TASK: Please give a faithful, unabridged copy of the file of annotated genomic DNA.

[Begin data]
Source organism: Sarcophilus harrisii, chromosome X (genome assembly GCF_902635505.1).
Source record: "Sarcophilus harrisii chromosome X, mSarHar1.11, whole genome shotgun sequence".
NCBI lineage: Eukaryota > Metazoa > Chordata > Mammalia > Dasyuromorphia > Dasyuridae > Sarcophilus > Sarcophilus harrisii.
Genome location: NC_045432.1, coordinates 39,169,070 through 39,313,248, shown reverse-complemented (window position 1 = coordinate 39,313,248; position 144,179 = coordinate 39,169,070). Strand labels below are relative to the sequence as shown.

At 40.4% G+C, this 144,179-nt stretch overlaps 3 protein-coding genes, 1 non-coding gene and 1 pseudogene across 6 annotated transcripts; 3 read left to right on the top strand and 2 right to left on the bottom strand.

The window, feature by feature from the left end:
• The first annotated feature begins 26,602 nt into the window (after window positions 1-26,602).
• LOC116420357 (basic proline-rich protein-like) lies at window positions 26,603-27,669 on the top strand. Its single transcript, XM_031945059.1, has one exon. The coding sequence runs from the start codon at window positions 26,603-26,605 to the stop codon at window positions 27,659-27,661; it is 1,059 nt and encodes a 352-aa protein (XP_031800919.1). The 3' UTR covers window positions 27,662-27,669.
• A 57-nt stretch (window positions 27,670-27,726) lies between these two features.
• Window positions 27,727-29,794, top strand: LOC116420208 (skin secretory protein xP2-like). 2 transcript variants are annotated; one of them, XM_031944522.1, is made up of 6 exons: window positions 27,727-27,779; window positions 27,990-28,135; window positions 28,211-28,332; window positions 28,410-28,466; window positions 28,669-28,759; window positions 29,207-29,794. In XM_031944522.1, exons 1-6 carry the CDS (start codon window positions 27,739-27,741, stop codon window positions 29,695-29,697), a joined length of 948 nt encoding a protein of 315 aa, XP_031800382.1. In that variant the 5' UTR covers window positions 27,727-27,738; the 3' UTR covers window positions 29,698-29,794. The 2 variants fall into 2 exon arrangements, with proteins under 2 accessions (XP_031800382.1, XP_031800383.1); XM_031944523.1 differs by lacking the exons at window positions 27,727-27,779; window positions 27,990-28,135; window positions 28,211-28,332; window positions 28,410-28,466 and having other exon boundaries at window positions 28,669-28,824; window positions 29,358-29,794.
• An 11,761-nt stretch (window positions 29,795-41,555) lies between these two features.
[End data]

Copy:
Source organism: Sarcophilus harrisii, chromosome X (genome assembly GCF_902635505.1).
Source record: "Sarcophilus harrisii chromosome X, mSarHar1.11, whole genome shotgun sequence".
NCBI lineage: Eukaryota > Metazoa > Chordata > Mammalia > Dasyuromorphia > Dasyuridae > Sarcophilus > Sarcophilus harrisii.
Genome location: NC_045432.1, coordinates 39,169,070 through 39,313,248, shown reverse-complemented (window position 1 = coordinate 39,313,248; position 144,179 = coordinate 39,169,070). Strand labels below are relative to the sequence as shown.

At 40.4% G+C, this 144,179-nt stretch overlaps 3 protein-coding genes, 1 non-coding gene and 1 pseudogene across 6 annotated transcripts; 3 read left to right on the top strand and 2 right to left on the bottom strand.

The window, feature by feature from the left end:
• The first annotated feature begins 26,602 nt into the window (after window positions 1-26,602).
• LOC116420357 (basic proline-rich protein-like) lies at window positions 26,603-27,669 on the top strand. Its single transcript, XM_031945059.1, has one exon. The coding sequence runs from the start codon at window positions 26,603-26,605 to the stop codon at window positions 27,659-27,661; it is 1,059 nt and encodes a 352-aa protein (XP_031800919.1). The 3' UTR covers window positions 27,662-27,669.
• A 57-nt stretch (window positions 27,670-27,726) lies between these two features.
• Window positions 27,727-29,794, top strand: LOC116420208 (skin secretory protein xP2-like). 2 transcript variants are annotated; one of them, XM_031944522.1, is made up of 6 exons: window positions 27,727-27,779; window positions 27,990-28,135; window positions 28,211-28,332; window positions 28,410-28,466; window positions 28,669-28,759; window positions 29,207-29,794. In XM_031944522.1, exons 1-6 carry the CDS (start codon window positions 27,739-27,741, stop codon window positions 29,695-29,697), a joined length of 948 nt encoding a protein of 315 aa, XP_031800382.1. In that variant the 5' UTR covers window positions 27,727-27,738; the 3' UTR covers window positions 29,698-29,794. The 2 variants fall into 2 exon arrangements, with proteins under 2 accessions (XP_031800382.1, XP_031800383.1); XM_031944523.1 differs by lacking the exons at window positions 27,727-27,779; window positions 27,990-28,135; window positions 28,211-28,332; window positions 28,410-28,466 and having other exon boundaries at window positions 28,669-28,824; window positions 29,358-29,794.
• An 11,761-nt stretch (window positions 29,795-41,555) lies between these two features.